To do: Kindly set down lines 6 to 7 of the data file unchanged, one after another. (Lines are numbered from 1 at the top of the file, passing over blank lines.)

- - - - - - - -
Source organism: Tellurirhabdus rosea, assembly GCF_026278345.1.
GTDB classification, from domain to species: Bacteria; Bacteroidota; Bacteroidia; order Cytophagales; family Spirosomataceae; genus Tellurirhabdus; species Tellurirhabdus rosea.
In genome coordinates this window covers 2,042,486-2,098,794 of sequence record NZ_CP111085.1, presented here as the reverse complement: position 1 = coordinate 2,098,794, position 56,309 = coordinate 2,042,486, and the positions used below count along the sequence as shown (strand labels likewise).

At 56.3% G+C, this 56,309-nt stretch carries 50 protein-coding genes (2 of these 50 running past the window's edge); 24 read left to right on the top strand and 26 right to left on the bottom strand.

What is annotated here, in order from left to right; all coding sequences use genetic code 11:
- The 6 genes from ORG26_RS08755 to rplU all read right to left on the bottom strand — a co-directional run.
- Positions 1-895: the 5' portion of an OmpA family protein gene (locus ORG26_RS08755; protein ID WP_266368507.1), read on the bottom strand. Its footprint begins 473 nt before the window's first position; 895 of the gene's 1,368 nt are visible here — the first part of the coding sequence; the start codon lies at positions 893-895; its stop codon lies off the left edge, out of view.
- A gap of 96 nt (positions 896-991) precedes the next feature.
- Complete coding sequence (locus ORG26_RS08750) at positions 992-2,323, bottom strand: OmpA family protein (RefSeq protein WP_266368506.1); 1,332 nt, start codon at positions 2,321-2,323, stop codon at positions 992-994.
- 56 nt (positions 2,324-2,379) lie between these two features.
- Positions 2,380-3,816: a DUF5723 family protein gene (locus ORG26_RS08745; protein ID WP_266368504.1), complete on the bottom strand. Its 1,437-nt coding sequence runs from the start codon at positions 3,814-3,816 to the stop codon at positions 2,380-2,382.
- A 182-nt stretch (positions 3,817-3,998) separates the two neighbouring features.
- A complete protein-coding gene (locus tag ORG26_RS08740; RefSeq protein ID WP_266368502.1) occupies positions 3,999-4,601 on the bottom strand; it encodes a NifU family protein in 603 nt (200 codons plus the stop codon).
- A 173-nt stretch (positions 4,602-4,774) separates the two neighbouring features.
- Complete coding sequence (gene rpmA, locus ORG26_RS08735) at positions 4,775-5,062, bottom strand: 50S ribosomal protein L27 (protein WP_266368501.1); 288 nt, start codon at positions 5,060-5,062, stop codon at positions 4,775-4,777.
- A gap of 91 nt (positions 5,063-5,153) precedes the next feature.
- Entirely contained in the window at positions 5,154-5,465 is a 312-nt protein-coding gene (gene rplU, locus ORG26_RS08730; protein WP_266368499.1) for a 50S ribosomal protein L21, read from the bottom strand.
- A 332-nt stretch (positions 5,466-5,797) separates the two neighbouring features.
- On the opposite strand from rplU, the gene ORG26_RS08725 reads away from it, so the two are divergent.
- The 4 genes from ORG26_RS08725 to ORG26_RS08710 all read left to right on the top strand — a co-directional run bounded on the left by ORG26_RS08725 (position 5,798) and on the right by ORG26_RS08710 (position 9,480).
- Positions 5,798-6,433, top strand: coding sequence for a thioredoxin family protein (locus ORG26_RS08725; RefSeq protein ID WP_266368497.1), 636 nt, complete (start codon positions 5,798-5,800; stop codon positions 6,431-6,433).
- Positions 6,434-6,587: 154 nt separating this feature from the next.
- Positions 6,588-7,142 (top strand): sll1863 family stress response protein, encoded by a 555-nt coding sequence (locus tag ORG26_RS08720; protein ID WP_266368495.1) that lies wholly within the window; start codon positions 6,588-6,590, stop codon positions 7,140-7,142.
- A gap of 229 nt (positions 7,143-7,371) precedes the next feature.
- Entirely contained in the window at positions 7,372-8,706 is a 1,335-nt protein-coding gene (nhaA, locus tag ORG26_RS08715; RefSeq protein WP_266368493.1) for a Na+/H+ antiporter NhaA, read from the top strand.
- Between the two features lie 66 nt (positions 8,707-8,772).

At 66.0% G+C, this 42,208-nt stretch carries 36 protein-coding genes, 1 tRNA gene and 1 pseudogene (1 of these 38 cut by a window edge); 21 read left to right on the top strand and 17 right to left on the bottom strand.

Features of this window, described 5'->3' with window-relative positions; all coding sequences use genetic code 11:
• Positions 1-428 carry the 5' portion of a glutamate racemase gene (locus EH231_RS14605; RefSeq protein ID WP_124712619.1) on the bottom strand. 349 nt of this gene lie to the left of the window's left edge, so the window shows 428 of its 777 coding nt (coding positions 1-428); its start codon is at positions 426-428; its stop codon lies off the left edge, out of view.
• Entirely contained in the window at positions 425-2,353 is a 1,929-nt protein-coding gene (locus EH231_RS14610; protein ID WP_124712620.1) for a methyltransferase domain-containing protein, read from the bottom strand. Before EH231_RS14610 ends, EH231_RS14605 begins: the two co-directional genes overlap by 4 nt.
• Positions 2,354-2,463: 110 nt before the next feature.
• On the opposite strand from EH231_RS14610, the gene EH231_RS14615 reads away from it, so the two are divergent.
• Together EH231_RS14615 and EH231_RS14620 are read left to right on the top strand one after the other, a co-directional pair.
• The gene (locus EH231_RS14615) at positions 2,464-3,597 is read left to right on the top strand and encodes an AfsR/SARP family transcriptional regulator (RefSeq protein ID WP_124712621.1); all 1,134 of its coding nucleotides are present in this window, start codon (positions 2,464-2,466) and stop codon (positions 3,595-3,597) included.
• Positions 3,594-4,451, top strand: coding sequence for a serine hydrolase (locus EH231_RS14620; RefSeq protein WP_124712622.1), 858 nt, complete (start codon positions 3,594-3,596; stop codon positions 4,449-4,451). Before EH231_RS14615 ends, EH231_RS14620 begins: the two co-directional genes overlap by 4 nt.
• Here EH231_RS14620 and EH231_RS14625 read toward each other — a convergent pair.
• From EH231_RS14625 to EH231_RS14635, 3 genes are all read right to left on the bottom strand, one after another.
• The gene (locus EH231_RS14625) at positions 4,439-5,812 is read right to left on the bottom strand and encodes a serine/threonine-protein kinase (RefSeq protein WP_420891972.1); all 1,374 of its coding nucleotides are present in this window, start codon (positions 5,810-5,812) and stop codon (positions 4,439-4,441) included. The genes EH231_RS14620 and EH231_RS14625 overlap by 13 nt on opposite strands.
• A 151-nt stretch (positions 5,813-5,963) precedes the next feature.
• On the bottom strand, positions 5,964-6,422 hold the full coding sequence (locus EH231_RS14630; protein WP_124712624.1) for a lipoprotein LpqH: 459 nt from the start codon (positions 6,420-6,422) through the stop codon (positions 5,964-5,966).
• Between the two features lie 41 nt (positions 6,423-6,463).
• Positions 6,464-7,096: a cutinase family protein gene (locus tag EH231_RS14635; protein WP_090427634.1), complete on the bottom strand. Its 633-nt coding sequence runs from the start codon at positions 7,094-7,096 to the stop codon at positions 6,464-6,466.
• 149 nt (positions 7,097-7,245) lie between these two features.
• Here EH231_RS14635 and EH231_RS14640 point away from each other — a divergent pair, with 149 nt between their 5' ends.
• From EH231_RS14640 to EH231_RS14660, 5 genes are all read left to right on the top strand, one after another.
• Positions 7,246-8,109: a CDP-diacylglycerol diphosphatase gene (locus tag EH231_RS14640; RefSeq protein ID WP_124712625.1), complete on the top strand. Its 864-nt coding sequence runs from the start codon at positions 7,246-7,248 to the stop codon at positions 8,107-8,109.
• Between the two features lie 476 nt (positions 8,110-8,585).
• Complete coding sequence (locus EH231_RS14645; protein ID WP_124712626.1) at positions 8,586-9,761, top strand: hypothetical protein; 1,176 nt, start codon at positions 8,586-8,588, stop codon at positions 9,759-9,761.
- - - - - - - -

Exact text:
- The 6 genes from ORG26_RS08755 to rplU all read right to left on the bottom strand — a co-directional run.
- Positions 1-895: the 5' portion of an OmpA family protein gene (locus ORG26_RS08755; protein ID WP_266368507.1), read on the bottom strand. Its footprint begins 473 nt before the window's first position; 895 of the gene's 1,368 nt are visible here — the first part of the coding sequence; the start codon lies at positions 893-895; its stop codon lies off the left edge, out of view.